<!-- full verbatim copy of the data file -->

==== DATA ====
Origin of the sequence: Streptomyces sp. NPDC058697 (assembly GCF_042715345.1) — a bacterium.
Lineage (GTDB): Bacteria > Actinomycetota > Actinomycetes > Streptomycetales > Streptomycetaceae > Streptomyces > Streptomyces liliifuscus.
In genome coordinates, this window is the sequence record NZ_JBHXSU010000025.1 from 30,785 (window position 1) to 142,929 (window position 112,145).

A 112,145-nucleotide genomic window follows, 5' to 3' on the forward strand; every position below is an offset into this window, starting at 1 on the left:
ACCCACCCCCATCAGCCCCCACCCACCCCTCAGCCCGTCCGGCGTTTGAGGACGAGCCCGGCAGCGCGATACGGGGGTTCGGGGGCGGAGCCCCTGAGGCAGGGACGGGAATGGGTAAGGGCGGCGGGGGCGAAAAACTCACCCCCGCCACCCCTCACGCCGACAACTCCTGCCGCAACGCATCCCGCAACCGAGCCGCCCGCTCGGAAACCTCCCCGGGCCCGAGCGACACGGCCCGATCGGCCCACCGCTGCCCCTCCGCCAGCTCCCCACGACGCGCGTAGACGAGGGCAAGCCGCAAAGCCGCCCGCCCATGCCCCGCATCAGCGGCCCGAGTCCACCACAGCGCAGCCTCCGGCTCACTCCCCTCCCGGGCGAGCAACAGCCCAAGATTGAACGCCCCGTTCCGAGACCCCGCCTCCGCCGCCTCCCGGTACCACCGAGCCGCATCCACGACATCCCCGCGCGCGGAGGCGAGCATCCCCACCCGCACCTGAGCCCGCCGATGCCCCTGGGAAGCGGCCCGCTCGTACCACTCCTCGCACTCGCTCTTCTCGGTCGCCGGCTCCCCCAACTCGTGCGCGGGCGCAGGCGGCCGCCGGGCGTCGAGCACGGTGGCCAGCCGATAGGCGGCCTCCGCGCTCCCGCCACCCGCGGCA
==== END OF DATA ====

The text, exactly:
Origin of the sequence: Streptomyces sp. NPDC058697 (assembly GCF_042715345.1) — a bacterium.
Lineage (GTDB): Bacteria > Actinomycetota > Actinomycetes > Streptomycetales > Streptomycetaceae > Streptomyces > Streptomyces liliifuscus.
In genome coordinates, this window is the sequence record NZ_JBHXSU010000025.1 from 30,785 (window position 1) to 142,929 (window position 112,145).

A 112,145-nucleotide genomic window follows, 5' to 3' on the forward strand; every position below is an offset into this window, starting at 1 on the left:
ACCCACCCCCATCAGCCCCCACCCACCCCTCAGCCCGTCCGGCGTTTGAGGACGAGCCCGGCAGCGCGATACGGGGGTTCGGGGGCGGAGCCCCTGAGGCAGGGACGGGAATGGGTAAGGGCGGCGGGGGCGAAAAACTCACCCCCGCCACCCCTCACGCCGACAACTCCTGCCGCAACGCATCCCGCAACCGAGCCGCCCGCTCGGAAACCTCCCCGGGCCCGAGCGACACGGCCCGATCGGCCCACCGCTGCCCCTCCGCCAGCTCCCCACGACGCGCGTAGACGAGGGCAAGCCGCAAAGCCGCCCGCCCATGCCCCGCATCAGCGGCCCGAGTCCACCACAGCGCAGCCTCCGGCTCACTCCCCTCCCGGGCGAGCAACAGCCCAAGATTGAACGCCCCGTTCCGAGACCCCGCCTCCGCCGCCTCCCGGTACCACCGAGCCGCATCCACGACATCCCCGCGCGCGGAGGCGAGCATCCCCACCCGCACCTGAGCCCGCCGATGCCCCTGGGAAGCGGCCCGCTCGTACCACTCCTCGCACTCGCTCTTCTCGGTCGCCGGCTCCCCCAACTCGTGCGCGGGCGCAGGCGGCCGCCGGGCGTCGAGCACGGTGGCCAGCCGATAGGCGGCCTCCGCGCTCCCGCCACCCGCGGCA